Food really is the new rocknroll, there were more innovative things going on at food stalls than on stage. The dominance and central location of the food stalls only emphasised this.

The Food:

Food at festivals has come along leaps and bounds. At Latitude, the selection of food, circling the globe in terms of variety, was stunning. The quality equally so. Street Feast, who organise night markets in London (I suppose everyone has forgotten that I set up the very first one) brought along a huge selection of food trucks.

Theatre of Food:

It was the first year of The Theatre of Food, a tent with discussions and demonstrations from food writers and chefs.

  • Felicity Cloake did a demonstration of how one pot of cream can make both cultured butter and buttermilk for a soda loaf. 
  • Joanna Blythman talked about processed foods, she said: 
'One factory will make all the lasagnas for all the supermarkets: 9am till 11- Sainsburys: 11 to 1pm- Morrisons, 1 till 3pm- Budgens and so on.'
  • Sally Butcher showed how to make Persian food, a soup called Ash-e-reshteh. 

The Hot House Restaurant:

This is a brilliant concept by Ros Jellett and husband Hugo: a full service restaurant with no kitchen. The food comes from the surrounding food trucks and is served at a table and chairs, with cutlery, Maldon's salt and great decor.  

Food Trucks at Latitude

The cooking cooks

The cooking cooks prepare 4000 portions of fresh pasta for Latitude-  no joke. The results are delicious. It's a bit like Padella but on the road, in a field. Pasta is cooked in baskets, then transferred to a deep frying pan with a sauce and tossed over fire... £7.50 to £9 for a generous bowl. Impressive.

Eat Thai

 Generous, fresh and tasty Thai green curry with smoked tofu by 'Eat Thai'. Thai food is one of my favourite and the perfect thing to eat in 30ºC heat. 

Rainbo gyoza

 Rainbo gyoza had well presented, crisp and tasty gyoza.


Bangwok, run by chef Dong (pictured above), consistently had the longest queues and it serves what it says on the tin - Pad Thai. I had the vegetarian one: fried rice noodles with peanuts, chilli and sauce.


Petare, run by Venezuelans, are determined to make arepas into the new tacos and I think they will succeed. Fresh and filling - bulging fried and split buns stuffed with avocado chunks, plantains and tomatoes. Meat versions are also available. Once people tasted one, they came back for more.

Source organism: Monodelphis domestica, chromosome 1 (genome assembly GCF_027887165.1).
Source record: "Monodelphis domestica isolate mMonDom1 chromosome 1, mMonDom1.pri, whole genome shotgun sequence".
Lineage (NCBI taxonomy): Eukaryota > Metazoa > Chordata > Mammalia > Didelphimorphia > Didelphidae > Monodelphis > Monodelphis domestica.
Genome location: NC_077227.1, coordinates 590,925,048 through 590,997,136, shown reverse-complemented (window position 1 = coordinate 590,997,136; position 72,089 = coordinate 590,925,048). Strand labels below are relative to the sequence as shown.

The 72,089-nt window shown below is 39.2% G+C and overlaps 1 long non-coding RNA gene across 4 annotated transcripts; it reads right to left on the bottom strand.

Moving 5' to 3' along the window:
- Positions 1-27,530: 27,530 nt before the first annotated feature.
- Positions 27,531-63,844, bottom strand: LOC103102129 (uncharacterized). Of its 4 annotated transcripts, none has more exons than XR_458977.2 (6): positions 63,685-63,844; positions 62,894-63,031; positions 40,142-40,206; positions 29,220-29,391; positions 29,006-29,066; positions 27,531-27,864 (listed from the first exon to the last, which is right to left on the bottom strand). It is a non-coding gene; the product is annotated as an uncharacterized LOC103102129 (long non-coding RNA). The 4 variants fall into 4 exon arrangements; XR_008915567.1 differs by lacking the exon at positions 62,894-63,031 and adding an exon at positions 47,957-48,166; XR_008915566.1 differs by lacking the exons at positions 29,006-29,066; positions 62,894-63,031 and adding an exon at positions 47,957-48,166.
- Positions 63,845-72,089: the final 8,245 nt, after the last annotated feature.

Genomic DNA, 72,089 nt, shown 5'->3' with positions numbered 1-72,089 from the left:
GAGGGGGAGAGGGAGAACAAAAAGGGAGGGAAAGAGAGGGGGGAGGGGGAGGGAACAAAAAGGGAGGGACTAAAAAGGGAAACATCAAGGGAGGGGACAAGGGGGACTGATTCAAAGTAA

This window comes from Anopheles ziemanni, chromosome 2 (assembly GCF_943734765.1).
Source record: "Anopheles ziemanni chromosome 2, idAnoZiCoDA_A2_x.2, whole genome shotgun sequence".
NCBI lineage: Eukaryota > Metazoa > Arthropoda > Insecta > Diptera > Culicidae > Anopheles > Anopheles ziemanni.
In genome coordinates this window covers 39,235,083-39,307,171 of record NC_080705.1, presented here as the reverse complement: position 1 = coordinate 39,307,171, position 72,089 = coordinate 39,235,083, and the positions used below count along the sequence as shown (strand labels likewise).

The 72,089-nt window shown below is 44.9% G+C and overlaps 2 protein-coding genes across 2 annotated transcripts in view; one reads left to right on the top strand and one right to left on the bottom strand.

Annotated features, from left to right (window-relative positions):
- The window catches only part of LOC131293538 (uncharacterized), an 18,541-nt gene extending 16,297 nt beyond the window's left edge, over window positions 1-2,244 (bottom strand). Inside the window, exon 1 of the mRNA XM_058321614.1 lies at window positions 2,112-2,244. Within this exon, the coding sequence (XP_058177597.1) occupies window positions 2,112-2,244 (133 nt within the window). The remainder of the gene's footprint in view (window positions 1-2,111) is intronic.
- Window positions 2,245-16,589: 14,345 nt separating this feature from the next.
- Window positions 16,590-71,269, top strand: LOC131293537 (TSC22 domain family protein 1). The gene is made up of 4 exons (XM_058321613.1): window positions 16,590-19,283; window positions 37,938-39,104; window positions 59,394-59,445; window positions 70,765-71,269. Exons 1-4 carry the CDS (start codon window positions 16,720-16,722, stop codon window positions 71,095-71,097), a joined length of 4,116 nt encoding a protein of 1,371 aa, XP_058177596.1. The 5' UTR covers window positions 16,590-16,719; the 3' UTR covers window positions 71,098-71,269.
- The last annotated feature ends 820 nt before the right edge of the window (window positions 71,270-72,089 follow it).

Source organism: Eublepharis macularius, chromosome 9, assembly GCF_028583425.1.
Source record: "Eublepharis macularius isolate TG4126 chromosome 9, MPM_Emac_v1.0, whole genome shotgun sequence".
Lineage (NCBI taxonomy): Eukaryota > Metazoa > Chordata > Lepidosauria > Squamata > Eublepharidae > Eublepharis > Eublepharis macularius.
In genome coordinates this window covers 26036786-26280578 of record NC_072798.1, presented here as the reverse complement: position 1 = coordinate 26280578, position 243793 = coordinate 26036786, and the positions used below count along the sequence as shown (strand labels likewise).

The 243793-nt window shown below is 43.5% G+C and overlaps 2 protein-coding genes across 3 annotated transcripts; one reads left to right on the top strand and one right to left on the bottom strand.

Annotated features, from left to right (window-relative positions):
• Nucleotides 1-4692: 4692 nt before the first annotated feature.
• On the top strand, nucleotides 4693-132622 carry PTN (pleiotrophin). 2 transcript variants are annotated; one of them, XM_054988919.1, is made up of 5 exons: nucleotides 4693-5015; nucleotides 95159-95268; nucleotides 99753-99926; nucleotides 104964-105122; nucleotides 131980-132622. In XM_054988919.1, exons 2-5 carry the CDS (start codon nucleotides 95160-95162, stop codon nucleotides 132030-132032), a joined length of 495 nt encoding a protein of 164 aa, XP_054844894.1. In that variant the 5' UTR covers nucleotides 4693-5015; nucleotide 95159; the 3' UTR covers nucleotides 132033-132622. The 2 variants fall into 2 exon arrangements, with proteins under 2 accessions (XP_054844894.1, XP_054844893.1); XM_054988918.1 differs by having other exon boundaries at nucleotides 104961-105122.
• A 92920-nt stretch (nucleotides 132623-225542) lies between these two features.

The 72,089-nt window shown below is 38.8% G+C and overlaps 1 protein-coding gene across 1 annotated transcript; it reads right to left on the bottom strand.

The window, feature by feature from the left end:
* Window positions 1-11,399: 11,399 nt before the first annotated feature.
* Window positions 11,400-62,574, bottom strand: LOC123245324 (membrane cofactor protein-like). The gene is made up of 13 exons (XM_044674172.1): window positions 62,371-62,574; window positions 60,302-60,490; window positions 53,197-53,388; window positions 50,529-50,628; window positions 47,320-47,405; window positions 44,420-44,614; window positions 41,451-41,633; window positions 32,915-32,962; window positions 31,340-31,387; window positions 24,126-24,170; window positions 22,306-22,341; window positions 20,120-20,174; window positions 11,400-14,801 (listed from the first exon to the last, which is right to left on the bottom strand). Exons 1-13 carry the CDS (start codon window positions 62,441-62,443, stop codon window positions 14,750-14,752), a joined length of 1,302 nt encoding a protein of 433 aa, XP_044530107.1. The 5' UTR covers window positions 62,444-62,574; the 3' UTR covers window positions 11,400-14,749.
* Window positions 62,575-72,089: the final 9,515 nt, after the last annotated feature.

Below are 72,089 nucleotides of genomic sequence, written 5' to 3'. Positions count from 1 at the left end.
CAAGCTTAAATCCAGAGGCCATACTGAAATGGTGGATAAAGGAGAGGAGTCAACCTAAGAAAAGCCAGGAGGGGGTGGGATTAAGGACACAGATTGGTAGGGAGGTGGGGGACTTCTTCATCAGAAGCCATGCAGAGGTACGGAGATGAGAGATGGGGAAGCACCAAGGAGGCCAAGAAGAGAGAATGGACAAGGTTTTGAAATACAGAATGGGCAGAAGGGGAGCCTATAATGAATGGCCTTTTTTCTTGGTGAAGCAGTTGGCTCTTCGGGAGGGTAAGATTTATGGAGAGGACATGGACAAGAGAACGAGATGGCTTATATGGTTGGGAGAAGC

Yum Bun

Yum Bun quite possibly do the best food- beautifully presented steamed buns with exquisite flavours. Everyone was raving about their food.

Urban Falafel

Just to change things up, I had a middle Eastern breakfast from Urban Falafel one day, a well filled wrap with felafel and salad were just what I wanted after a heavy night.

Flank London

Thomas D Griffiths of Flank had an impressive albeit slightly Hellraiser style set-up with meat hanging over a wood fire. He believes in nose to tail eating: as a result of using every part of the animal, he only used four entire cows last year.
I liked his vegetarian offering: fire cooked celeriac, finely shaved doner kebab style, with malt, soy and mirin. 

Vegan waffles

Savoury or sweet, I ordered the cinnamon, chilli and chocolate vegan waffles - really good. 


A vegan food truck near to the Hot House restaurant. I had a vegan doner kebab which was excellent, and the bean balls in chocolate sauce above. 

Raclette Brothers:

I'll be honest, when my friend Jim suggested a portion of raclette from the Raclette Brothers, in that heat, I felt repulsed. One big tray of buttery potatoes, pickles and melted cheese later, I was convinced. This is food that needn't only be eaten on ski slopes.

Anna Mae's

This business started in my back garden and haven't they done well? Stalls everywhere, a book out too, Anna Mae's is on the up n up. 


Argentinian wine

This stall presented a variety of Argentine wines to Latitude customers. When they found out that it was serving the best wine of the festival, they beat a path to the door. 

The Danish Quarter

The Danish quarter is a section of the festival where you can pretend you are in Copenhagen. There is a large wooden structure, long beer tables, a sourdough baker in the morning and a beer bar. 


Pink Moon Camping absolutely saved my arse when it came to showers, sleep and toilets. Although my tent mate Jim was not happy with my snoring. It was my first 'glamping' experience and I have to admit, it is rather nice not having to fill your car or backpack with everything you will need. 

Conclusion: Latitude is a aesthetically beautiful, creative, well organised festival with tons to do. I'll be back. There's so much food I haven't tried, so many talks to attend, so many gigs.